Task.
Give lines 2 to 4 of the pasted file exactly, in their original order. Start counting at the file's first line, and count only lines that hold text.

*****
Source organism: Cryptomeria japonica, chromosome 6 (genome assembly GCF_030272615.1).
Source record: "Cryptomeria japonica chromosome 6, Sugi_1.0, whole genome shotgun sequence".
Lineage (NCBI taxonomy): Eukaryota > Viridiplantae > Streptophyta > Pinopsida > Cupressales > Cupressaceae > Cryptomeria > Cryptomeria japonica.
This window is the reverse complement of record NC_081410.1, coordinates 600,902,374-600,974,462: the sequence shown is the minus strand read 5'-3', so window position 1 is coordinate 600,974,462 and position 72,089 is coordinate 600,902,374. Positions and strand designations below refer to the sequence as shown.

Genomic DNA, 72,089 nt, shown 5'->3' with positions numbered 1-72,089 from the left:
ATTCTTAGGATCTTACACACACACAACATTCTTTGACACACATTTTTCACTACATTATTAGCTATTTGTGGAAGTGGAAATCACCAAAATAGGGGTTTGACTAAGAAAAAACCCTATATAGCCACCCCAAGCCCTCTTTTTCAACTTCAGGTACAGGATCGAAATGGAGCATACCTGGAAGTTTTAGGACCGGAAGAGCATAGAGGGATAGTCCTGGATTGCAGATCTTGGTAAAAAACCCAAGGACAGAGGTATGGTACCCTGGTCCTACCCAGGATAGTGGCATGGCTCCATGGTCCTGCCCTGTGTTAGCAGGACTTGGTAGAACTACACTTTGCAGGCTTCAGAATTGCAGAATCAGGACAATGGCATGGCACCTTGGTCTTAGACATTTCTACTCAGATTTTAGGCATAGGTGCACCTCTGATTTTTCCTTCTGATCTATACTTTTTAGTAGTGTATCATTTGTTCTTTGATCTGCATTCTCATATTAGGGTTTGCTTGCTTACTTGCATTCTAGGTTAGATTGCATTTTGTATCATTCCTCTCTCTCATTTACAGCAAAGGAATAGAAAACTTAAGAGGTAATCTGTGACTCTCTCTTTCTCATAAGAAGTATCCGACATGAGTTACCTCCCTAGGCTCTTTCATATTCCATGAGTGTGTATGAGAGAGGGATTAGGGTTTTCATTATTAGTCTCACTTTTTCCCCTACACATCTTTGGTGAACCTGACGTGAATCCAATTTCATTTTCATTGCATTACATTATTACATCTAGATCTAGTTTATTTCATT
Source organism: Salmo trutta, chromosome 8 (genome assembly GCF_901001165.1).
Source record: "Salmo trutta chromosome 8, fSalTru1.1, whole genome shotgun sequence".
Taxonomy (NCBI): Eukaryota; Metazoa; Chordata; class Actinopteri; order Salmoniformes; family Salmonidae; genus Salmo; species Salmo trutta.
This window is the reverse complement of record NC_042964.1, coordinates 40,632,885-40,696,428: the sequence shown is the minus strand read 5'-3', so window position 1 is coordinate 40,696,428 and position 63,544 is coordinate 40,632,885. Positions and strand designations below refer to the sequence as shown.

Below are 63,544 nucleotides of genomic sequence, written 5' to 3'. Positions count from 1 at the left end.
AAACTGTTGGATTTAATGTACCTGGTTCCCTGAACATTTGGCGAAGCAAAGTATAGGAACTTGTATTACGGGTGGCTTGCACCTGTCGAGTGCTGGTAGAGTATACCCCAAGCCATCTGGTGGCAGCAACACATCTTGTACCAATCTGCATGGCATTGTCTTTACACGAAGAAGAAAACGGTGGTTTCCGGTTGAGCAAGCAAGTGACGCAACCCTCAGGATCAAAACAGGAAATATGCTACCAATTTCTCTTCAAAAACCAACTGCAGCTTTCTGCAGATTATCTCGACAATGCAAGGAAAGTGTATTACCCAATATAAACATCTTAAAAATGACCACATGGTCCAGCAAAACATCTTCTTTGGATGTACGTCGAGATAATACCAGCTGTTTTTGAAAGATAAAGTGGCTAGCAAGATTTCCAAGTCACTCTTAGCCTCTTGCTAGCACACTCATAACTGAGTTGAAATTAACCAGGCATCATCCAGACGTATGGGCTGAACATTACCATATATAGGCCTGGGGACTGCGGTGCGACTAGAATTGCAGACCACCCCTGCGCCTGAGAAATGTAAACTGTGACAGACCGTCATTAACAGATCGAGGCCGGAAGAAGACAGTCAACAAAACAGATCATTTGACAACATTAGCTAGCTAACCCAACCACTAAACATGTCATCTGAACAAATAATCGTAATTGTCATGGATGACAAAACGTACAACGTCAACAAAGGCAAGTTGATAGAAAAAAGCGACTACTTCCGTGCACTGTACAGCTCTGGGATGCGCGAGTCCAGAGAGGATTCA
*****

Source record: "Cryptomeria japonica chromosome 6, Sugi_1.0, whole genome shotgun sequence".
Lineage (NCBI taxonomy): Eukaryota > Viridiplantae > Streptophyta > Pinopsida > Cupressales > Cupressaceae > Cryptomeria > Cryptomeria japonica.
This window is the reverse complement of record NC_081410.1, coordinates 600,902,374-600,974,462: the sequence shown is the minus strand read 5'-3', so window position 1 is coordinate 600,974,462 and position 72,089 is coordinate 600,902,374. Positions and strand designations below refer to the sequence as shown.